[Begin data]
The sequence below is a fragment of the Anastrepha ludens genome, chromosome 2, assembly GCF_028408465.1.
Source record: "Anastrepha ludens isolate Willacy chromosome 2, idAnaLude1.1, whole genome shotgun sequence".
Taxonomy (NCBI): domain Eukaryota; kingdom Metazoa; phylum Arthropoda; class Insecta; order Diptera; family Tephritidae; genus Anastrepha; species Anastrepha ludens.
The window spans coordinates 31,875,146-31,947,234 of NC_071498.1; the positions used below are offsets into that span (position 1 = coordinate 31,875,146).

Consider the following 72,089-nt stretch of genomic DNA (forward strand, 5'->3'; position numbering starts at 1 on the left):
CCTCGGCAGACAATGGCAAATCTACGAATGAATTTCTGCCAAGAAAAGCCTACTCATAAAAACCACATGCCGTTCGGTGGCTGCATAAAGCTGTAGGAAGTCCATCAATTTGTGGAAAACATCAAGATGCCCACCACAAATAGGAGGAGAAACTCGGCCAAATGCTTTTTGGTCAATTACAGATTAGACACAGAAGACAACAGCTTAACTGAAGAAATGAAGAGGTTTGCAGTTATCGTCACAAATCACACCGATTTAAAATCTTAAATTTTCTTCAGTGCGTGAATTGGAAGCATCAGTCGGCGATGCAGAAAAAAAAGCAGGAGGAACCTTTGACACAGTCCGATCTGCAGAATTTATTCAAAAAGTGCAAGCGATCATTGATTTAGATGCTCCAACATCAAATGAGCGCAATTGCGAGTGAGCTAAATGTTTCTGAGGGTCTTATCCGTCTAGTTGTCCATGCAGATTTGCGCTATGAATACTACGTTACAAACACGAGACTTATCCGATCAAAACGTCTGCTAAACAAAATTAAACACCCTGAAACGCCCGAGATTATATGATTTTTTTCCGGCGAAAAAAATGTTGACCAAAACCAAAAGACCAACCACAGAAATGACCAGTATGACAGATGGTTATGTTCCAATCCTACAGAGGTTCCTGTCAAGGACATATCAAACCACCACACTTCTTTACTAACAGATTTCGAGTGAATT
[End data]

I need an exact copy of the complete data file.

The sequence below is a fragment of the Anastrepha ludens genome, chromosome 2, assembly GCF_028408465.1.
Source record: "Anastrepha ludens isolate Willacy chromosome 2, idAnaLude1.1, whole genome shotgun sequence".
Taxonomy (NCBI): domain Eukaryota; kingdom Metazoa; phylum Arthropoda; class Insecta; order Diptera; family Tephritidae; genus Anastrepha; species Anastrepha ludens.
The window spans coordinates 31,875,146-31,947,234 of NC_071498.1; the positions used below are offsets into that span (position 1 = coordinate 31,875,146).

Consider the following 72,089-nt stretch of genomic DNA (forward strand, 5'->3'; position numbering starts at 1 on the left):
CCTCGGCAGACAATGGCAAATCTACGAATGAATTTCTGCCAAGAAAAGCCTACTCATAAAAACCACATGCCGTTCGGTGGCTGCATAAAGCTGTAGGAAGTCCATCAATTTGTGGAAAACATCAAGATGCCCACCACAAATAGGAGGAGAAACTCGGCCAAATGCTTTTTGGTCAATTACAGATTAGACACAGAAGACAACAGCTTAACTGAAGAAATGAAGAGGTTTGCAGTTATCGTCACAAATCACACCGATTTAAAATCTTAAATTTTCTTCAGTGCGTGAATTGGAAGCATCAGTCGGCGATGCAGAAAAAAAAGCAGGAGGAACCTTTGACACAGTCCGATCTGCAGAATTTATTCAAAAAGTGCAAGCGATCATTGATTTAGATGCTCCAACATCAAATGAGCGCAATTGCGAGTGAGCTAAATGTTTCTGAGGGTCTTATCCGTCTAGTTGTCCATGCAGATTTGCGCTATGAATACTACGTTACAAACACGAGACTTATCCGATCAAAACGTCTGCTAAACAAAATTAAACACCCTGAAACGCCCGAGATTATATGATTTTTTTCCGGCGAAAAAAATGTTGACCAAAACCAAAAGACCAACCACAGAAATGACCAGTATGACAGATGGTTATGTTCCAATCCTACAGAGGTTCCTGTCAAGGACATATCAAACCACCACACTTCTTTACTAACAGATTTCGAGTGAATT